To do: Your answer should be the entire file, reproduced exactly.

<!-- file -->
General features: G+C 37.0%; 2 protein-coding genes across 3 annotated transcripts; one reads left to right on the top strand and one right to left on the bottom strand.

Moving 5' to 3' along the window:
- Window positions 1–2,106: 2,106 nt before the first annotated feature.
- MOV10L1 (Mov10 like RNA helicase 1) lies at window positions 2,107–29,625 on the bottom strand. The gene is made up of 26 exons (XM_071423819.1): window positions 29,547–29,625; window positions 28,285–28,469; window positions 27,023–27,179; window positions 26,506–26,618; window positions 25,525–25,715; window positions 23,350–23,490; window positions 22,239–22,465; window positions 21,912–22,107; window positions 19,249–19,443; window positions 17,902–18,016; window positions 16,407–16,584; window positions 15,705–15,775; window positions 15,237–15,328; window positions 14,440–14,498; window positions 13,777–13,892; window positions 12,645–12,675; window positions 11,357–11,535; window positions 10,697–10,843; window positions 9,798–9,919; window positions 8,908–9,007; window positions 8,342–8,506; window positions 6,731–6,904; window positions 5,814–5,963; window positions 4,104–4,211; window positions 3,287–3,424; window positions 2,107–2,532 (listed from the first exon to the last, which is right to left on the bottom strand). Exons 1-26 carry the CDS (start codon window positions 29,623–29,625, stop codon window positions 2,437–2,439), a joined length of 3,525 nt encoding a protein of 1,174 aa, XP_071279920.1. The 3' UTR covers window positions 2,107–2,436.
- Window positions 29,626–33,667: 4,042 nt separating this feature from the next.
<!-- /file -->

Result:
General features: G+C 37.0%; 2 protein-coding genes across 3 annotated transcripts; one reads left to right on the top strand and one right to left on the bottom strand.

Moving 5' to 3' along the window:
- Window positions 1–2,106: 2,106 nt before the first annotated feature.
- MOV10L1 (Mov10 like RNA helicase 1) lies at window positions 2,107–29,625 on the bottom strand. The gene is made up of 26 exons (XM_071423819.1): window positions 29,547–29,625; window positions 28,285–28,469; window positions 27,023–27,179; window positions 26,506–26,618; window positions 25,525–25,715; window positions 23,350–23,490; window positions 22,239–22,465; window positions 21,912–22,107; window positions 19,249–19,443; window positions 17,902–18,016; window positions 16,407–16,584; window positions 15,705–15,775; window positions 15,237–15,328; window positions 14,440–14,498; window positions 13,777–13,892; window positions 12,645–12,675; window positions 11,357–11,535; window positions 10,697–10,843; window positions 9,798–9,919; window positions 8,908–9,007; window positions 8,342–8,506; window positions 6,731–6,904; window positions 5,814–5,963; window positions 4,104–4,211; window positions 3,287–3,424; window positions 2,107–2,532 (listed from the first exon to the last, which is right to left on the bottom strand). Exons 1-26 carry the CDS (start codon window positions 29,623–29,625, stop codon window positions 2,437–2,439), a joined length of 3,525 nt encoding a protein of 1,174 aa, XP_071279920.1. The 3' UTR covers window positions 2,107–2,436.
- Window positions 29,626–33,667: 4,042 nt separating this feature from the next.